The Bedford Glossary of Critical and Literary Terms - Ross Murfin 2018
Stock character: An established, instantly recognizable character type to whom the audience or reader ascribes specific characteristics by virtue of convention. Some stock characters recur within a particular genre, whereas others regularly appear in a variety of genres. Stock characters are often, but not always, stereotyped or flat; many are caricatures drawn simply and defined by a single idea or quality, but some are more fully developed, or round.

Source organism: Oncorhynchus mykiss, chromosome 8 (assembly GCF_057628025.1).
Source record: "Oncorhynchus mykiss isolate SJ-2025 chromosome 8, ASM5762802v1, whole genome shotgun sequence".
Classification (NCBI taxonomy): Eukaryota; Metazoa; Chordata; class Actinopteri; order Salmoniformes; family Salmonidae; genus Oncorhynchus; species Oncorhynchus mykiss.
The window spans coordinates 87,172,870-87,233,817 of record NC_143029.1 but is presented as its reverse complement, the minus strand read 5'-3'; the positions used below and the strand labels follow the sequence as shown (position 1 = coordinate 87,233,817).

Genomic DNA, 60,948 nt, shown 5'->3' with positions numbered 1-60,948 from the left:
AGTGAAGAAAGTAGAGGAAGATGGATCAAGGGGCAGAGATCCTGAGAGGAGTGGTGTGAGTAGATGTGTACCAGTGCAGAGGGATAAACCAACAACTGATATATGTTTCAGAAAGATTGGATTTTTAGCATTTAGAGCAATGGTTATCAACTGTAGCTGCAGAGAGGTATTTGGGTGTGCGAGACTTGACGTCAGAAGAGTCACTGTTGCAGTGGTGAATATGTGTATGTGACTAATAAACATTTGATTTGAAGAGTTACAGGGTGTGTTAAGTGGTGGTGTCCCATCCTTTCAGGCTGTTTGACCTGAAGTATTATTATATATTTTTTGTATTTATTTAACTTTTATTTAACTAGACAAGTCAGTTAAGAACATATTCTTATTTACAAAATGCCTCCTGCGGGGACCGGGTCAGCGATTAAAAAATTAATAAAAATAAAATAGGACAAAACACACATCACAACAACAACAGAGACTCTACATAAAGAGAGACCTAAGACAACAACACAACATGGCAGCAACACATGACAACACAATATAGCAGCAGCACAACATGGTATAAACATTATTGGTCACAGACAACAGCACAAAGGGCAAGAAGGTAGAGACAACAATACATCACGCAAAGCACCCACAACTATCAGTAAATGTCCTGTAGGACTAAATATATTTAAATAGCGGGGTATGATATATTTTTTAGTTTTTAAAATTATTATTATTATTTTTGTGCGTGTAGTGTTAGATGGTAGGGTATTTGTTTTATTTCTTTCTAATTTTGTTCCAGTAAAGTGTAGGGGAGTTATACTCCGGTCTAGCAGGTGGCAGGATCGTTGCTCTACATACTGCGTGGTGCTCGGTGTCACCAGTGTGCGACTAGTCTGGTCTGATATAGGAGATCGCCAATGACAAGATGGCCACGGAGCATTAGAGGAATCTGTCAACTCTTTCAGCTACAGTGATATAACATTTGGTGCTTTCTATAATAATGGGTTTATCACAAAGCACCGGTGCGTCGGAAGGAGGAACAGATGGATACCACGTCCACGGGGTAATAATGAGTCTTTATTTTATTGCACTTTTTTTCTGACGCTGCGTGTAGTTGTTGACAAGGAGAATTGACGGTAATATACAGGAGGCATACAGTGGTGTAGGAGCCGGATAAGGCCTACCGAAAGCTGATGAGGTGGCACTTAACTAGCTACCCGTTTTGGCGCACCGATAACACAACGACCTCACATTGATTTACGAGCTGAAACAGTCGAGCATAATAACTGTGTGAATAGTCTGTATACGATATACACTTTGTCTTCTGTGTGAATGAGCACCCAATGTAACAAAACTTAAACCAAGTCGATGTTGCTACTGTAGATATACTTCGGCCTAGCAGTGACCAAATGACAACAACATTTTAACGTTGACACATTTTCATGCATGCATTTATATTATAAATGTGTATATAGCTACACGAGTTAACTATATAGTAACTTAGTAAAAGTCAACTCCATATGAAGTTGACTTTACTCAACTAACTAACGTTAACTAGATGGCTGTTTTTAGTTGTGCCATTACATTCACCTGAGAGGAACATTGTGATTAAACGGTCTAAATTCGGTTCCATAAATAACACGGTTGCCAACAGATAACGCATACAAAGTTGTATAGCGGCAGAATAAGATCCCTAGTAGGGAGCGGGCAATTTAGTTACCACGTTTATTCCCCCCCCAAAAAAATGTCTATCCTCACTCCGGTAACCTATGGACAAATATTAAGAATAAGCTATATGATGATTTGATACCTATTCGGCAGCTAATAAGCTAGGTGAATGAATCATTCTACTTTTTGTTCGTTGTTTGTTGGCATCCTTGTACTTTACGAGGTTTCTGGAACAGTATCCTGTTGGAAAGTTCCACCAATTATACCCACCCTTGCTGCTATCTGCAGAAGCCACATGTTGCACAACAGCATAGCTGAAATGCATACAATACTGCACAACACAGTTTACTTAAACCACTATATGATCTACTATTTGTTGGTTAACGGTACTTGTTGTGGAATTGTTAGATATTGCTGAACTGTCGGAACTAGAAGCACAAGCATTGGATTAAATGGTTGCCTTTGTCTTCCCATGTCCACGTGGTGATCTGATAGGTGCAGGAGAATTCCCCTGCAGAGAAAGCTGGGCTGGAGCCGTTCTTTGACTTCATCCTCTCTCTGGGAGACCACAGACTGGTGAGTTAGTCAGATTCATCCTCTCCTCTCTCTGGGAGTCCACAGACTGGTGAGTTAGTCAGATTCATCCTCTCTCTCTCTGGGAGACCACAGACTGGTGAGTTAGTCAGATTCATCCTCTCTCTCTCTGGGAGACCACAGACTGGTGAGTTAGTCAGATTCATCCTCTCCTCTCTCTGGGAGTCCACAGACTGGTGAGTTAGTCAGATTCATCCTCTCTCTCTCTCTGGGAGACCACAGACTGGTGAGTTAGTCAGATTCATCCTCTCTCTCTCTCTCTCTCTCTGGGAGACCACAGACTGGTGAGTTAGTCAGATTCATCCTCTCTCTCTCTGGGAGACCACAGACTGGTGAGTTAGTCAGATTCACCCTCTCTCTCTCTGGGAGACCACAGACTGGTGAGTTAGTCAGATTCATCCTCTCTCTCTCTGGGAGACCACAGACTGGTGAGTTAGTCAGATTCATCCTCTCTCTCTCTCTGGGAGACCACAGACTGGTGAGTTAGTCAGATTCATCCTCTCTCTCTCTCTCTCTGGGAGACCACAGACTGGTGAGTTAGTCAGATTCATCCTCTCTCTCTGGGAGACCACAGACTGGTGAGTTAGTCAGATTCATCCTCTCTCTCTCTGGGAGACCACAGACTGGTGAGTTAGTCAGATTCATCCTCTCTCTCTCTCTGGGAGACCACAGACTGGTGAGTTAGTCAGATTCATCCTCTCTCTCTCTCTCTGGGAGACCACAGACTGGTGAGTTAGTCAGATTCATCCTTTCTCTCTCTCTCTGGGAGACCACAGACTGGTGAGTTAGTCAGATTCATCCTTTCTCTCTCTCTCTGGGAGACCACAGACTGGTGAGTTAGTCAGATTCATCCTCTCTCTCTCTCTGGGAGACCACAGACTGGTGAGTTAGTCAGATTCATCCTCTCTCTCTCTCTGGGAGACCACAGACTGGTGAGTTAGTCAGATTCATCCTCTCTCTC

EXAMPLES: In fairy tales, the wicked stepmother and her intended victim, a beautiful, innocent young girl; the villain with an oily-looking “handlebar” mustache in Victorian melodramas and early movies; the strong, silent, gun-toting macho cowboy in American Westerns. The braggart soldier appears in works ranging from ancient Roman comedies such as Plautus’s (Titus Maccius Plautus) Miles Gloriosus (c. 205 B.C.) to William Shakespeare’s plays to commedia dell’arte (a form of improvisational comedy in which the braggart soldier is called “il Capitano”) to the musical A Funny Thing Happened on the Way to the Forum (1962; adapted to film 1966). Disney productions often include wisecracking sidekicks: the crab Sebastian in The Little Mermaid (1989); the green, one-eyed monster Mike Wazowski in Monsters, Inc. (with Pixar, 2001); the title character’s friend Lilly Truscott in Hannah Montana (Disney Channel; 2006—11).